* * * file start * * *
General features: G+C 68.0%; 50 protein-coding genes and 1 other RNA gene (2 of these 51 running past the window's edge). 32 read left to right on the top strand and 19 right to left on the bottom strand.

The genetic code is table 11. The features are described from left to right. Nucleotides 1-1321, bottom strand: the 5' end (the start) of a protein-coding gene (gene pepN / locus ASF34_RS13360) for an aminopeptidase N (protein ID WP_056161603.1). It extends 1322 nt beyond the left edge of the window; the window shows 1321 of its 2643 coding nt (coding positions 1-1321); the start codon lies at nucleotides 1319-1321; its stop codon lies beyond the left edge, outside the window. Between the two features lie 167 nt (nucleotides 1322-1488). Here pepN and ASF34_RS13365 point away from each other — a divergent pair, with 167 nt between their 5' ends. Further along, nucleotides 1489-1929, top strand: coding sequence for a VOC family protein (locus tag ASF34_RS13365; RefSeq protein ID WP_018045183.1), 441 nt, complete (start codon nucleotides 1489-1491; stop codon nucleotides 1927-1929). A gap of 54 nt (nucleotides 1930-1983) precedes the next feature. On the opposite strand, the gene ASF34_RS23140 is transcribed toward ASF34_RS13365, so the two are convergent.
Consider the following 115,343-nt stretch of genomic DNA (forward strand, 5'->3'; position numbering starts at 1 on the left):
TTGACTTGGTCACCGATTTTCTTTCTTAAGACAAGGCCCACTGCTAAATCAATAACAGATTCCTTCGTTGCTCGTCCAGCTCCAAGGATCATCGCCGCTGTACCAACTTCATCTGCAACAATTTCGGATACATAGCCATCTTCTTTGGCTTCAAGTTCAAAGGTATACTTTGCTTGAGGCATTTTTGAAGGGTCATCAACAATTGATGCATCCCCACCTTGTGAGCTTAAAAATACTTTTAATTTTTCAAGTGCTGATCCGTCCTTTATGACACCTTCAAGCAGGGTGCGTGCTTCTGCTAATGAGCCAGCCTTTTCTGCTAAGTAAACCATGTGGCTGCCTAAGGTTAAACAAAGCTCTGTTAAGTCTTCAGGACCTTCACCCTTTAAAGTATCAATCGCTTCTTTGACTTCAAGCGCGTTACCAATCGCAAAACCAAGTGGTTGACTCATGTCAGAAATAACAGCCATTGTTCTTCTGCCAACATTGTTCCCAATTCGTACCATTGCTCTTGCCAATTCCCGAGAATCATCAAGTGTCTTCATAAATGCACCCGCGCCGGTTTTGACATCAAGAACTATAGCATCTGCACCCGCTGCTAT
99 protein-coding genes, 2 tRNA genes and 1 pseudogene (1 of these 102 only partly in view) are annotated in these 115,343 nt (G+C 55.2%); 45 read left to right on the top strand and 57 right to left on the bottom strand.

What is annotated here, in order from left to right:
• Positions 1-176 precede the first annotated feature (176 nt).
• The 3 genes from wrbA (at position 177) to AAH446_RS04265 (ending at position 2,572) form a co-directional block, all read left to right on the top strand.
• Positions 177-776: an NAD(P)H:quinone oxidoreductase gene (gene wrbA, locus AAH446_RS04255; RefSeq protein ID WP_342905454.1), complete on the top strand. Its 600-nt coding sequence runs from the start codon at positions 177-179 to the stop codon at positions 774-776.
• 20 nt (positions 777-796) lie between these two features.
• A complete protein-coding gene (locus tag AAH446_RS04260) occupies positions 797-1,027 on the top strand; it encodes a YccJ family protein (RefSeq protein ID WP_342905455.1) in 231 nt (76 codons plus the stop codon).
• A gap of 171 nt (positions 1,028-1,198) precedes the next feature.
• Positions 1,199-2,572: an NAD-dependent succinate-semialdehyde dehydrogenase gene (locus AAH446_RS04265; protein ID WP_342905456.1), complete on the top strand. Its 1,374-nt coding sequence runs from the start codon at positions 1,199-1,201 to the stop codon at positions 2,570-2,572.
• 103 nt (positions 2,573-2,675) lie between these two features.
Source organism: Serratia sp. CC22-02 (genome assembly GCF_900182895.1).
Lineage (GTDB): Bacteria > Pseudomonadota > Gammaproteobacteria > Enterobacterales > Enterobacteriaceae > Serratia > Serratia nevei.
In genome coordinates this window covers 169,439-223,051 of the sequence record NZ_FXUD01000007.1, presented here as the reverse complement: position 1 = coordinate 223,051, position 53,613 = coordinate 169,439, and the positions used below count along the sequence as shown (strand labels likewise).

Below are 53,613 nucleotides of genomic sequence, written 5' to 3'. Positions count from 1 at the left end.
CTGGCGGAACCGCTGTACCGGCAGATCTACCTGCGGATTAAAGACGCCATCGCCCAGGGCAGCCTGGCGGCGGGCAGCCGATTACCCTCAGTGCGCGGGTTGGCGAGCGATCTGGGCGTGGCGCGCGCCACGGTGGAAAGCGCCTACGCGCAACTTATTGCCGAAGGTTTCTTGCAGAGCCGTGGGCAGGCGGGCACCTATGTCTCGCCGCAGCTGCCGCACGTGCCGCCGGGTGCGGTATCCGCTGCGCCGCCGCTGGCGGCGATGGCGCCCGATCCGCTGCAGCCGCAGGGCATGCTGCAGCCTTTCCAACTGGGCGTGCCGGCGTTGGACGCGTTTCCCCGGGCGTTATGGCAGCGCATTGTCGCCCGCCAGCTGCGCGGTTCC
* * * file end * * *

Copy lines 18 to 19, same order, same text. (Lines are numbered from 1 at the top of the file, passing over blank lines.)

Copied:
Below are 53,613 nucleotides of genomic sequence, written 5' to 3'. Positions count from 1 at the left end.
CTGGCGGAACCGCTGTACCGGCAGATCTACCTGCGGATTAAAGACGCCATCGCCCAGGGCAGCCTGGCGGCGGGCAGCCGATTACCCTCAGTGCGCGGGTTGGCGAGCGATCTGGGCGTGGCGCGCGCCACGGTGGAAAGCGCCTACGCGCAACTTATTGCCGAAGGTTTCTTGCAGAGCCGTGGGCAGGCGGGCACCTATGTCTCGCCGCAGCTGCCGCACGTGCCGCCGGGTGCGGTATCCGCTGCGCCGCCGCTGGCGGCGATGGCGCCCGATCCGCTGCAGCCGCAGGGCATGCTGCAGCCTTTCCAACTGGGCGTGCCGGCGTTGGACGCGTTTCCCCGGGCGTTATGGCAGCGCATTGTCGCCCGCCAGCTGCGCGGTTCC